The Colorado energy industry got a short delay on Tuesday, January 17 when Lafayette’s City Council tabled the vote surrounding a controversial ordinance that would allow acts of civil disobedience and non-violent protest aimed at hampering the development of oil and gas projects in the area. The council members called for the delay when three City Council members failed to show up to the meeting.
The ordinance facing the Lafayette City Council is a first of its kind for the country and has been a point of contention among the city’s citizens. What exactly is at stake in the ordinance? And what are the potential ramifications of its passing?
What Does ‘Civil Disobedience’ Mean in This Case?
If ratified, the ordinance would lend legal protection to “sit-ins, strikes, workplace occupations or blockades” orchestrated by the opponents of fracking. So long as the protestors are keeping their hands to themselves, the Lafayette ordinance would put them on the right side of the law.
In short, police would be barred from dispersing crowds who were actively attempting to thwart oil and gas efforts. That could range from camping out on a worksite complete with obligatory poster board to a move similar to the one pulled in Olympia, Washington, when a crowd of people camped on railroad tracks for a month in order to prevent the delivery of fracking sands to sites in the Midwest.
In response to the proposal, debate has been fierce on both sides of the aisle. Proponents of the bill have argued that the measure will help them gain further control over their local climate. Meanwhile, opponents of the ordinance claim that it’s flat-out illegal. Lafayette City Attorney David Williamson has even admitted that the bill’s language is so vague that it would be difficult for police to back it up. In addition, the attorney said the ordinance itself could be unconstitutional.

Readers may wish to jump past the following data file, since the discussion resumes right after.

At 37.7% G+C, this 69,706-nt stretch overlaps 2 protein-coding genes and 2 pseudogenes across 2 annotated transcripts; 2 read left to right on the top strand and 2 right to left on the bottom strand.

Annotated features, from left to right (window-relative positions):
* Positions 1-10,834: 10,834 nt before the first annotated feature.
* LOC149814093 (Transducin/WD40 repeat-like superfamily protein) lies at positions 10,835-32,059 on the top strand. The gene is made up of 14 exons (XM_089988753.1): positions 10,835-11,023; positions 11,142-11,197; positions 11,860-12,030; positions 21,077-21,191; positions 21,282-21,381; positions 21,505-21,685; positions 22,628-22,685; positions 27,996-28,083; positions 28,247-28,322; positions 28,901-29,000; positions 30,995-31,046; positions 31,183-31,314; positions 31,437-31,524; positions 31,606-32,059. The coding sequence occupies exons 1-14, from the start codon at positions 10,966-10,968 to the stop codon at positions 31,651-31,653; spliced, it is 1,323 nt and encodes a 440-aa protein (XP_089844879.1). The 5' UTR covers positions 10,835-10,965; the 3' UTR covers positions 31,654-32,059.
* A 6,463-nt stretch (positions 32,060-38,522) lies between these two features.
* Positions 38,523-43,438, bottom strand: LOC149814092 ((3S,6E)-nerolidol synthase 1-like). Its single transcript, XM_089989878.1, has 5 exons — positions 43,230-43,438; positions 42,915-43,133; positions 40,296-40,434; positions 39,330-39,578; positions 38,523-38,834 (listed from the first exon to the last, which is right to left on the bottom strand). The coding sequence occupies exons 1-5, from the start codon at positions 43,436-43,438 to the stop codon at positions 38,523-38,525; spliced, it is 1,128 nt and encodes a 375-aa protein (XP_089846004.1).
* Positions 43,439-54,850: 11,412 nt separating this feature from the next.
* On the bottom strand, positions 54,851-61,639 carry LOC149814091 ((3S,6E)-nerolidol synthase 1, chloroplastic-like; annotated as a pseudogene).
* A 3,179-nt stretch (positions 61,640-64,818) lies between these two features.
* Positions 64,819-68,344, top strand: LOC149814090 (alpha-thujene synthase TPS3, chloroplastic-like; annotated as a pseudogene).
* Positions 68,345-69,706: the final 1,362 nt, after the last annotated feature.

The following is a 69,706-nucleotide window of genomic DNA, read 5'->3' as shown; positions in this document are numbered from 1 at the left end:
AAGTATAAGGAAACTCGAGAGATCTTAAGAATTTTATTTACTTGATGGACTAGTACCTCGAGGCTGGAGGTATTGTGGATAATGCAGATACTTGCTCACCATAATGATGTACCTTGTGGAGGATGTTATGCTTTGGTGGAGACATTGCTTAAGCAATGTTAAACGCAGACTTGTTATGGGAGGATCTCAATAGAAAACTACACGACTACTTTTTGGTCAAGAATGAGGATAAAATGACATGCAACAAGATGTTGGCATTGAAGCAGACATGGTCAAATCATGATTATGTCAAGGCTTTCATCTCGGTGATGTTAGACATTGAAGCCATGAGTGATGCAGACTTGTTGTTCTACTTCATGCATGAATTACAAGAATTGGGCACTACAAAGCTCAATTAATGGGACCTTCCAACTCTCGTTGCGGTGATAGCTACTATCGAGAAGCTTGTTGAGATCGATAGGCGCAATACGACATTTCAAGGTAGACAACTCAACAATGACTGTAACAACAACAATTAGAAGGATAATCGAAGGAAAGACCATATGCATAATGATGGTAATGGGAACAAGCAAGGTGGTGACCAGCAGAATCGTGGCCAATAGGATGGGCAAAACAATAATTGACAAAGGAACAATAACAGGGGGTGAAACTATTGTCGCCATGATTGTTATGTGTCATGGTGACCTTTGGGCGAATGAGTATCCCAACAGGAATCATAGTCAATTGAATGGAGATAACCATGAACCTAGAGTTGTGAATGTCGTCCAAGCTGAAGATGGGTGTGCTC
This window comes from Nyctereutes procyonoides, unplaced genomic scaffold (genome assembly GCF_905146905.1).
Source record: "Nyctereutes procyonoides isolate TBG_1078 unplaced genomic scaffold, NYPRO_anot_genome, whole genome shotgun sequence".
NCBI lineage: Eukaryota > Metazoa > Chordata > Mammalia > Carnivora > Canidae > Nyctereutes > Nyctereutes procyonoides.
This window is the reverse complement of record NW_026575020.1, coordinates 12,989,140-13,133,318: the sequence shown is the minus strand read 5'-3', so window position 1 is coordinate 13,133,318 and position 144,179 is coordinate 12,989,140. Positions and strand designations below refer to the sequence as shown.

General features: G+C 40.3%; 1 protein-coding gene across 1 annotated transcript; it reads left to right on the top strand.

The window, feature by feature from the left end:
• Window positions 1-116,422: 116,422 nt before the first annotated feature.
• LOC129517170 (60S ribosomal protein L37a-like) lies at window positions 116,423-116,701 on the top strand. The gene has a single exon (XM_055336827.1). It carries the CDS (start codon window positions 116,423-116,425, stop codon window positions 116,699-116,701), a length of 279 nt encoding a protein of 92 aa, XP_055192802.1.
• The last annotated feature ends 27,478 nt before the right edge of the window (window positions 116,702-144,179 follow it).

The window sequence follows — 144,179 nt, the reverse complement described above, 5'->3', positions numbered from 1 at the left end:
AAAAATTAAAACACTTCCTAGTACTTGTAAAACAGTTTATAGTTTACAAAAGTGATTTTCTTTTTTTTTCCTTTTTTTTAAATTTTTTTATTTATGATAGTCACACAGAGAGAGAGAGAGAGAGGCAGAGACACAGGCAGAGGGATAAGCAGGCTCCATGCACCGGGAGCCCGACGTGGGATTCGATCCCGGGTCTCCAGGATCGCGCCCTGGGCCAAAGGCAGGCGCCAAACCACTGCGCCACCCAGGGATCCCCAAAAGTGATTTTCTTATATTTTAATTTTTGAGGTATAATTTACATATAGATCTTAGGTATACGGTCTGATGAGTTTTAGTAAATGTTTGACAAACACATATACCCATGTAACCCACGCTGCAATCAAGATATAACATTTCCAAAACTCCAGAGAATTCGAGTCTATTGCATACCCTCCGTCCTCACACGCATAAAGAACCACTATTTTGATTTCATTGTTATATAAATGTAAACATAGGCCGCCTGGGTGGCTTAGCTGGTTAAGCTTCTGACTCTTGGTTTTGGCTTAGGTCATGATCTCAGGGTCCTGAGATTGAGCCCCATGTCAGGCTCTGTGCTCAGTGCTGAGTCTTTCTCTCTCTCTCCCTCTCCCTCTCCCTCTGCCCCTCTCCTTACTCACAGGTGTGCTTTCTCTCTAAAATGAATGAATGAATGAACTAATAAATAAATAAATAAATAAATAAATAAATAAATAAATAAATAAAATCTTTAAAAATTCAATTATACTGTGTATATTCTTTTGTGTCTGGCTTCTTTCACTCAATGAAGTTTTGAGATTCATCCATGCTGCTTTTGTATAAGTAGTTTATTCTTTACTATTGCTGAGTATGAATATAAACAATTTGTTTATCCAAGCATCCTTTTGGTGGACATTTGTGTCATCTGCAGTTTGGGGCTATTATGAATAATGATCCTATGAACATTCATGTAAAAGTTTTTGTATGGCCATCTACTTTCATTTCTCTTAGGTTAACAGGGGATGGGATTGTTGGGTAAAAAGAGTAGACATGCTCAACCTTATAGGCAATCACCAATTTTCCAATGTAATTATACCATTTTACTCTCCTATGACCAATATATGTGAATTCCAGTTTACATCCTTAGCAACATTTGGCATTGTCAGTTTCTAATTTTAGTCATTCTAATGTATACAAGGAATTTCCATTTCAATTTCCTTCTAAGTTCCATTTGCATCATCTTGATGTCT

How Big a Deal Is This, Anyway?
It’s important to realize that Lafayette, Colorado has a long history of attempting to resist the development of oil and gas in the region. There is a slight mahjority in the community that’s vehemently opposed. As a result, the industry hasn’t really taken hold in the city. Only about .4 percent of the city’s yearly income comes as a result of oil and gas extraction. The city’s website says there’s about 14 active wells within the city’s limits.
In other words, the passage or defeat of the measure would have little to no impact on either the local or statewide oil and gas industry, in spite of the obviously irreparable impact it will have the individual rigs’ employees. Considering some estimates a single land rig supports as many as 350 jobs. Now, clearly that radius includes several industries that rely indirectly on the industry, however, that’s still just shy of 5,000 jobs that could potentially see less stability if the ordinance is legalized. Even though the state’s oil industry wouldn’t be greatly affected, that’s still a good chunk of jobs for a city that only 25,000 people call home.